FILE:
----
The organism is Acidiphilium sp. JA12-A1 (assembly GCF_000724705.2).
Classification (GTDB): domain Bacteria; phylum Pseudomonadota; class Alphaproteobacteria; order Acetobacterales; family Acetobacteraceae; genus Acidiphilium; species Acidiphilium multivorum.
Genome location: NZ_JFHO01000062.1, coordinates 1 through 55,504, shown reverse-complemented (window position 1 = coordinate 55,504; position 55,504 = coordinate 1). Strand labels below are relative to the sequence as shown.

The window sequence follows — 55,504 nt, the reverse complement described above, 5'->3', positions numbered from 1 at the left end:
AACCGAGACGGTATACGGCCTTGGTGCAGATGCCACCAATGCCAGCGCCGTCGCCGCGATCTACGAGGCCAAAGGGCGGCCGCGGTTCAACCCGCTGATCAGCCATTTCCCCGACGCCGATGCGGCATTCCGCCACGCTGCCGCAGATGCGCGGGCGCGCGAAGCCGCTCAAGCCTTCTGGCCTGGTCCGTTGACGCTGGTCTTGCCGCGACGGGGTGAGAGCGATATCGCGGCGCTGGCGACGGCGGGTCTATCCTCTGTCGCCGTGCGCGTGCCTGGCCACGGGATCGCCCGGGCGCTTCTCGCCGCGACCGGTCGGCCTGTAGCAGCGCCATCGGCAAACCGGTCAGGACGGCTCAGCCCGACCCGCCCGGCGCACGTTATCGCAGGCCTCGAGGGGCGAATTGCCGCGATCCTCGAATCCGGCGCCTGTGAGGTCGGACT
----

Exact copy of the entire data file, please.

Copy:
The organism is Acidiphilium sp. JA12-A1 (assembly GCF_000724705.2).
Classification (GTDB): domain Bacteria; phylum Pseudomonadota; class Alphaproteobacteria; order Acetobacterales; family Acetobacteraceae; genus Acidiphilium; species Acidiphilium multivorum.
Genome location: NZ_JFHO01000062.1, coordinates 1 through 55,504, shown reverse-complemented (window position 1 = coordinate 55,504; position 55,504 = coordinate 1). Strand labels below are relative to the sequence as shown.

The window sequence follows — 55,504 nt, the reverse complement described above, 5'->3', positions numbered from 1 at the left end:
AACCGAGACGGTATACGGCCTTGGTGCAGATGCCACCAATGCCAGCGCCGTCGCCGCGATCTACGAGGCCAAAGGGCGGCCGCGGTTCAACCCGCTGATCAGCCATTTCCCCGACGCCGATGCGGCATTCCGCCACGCTGCCGCAGATGCGCGGGCGCGCGAAGCCGCTCAAGCCTTCTGGCCTGGTCCGTTGACGCTGGTCTTGCCGCGACGGGGTGAGAGCGATATCGCGGCGCTGGCGACGGCGGGTCTATCCTCTGTCGCCGTGCGCGTGCCTGGCCACGGGATCGCCCGGGCGCTTCTCGCCGCGACCGGTCGGCCTGTAGCAGCGCCATCGGCAAACCGGTCAGGACGGCTCAGCCCGACCCGCCCGGCGCACGTTATCGCAGGCCTCGAGGGGCGAATTGCCGCGATCCTCGAATCCGGCGCCTGTGAGGTCGGACT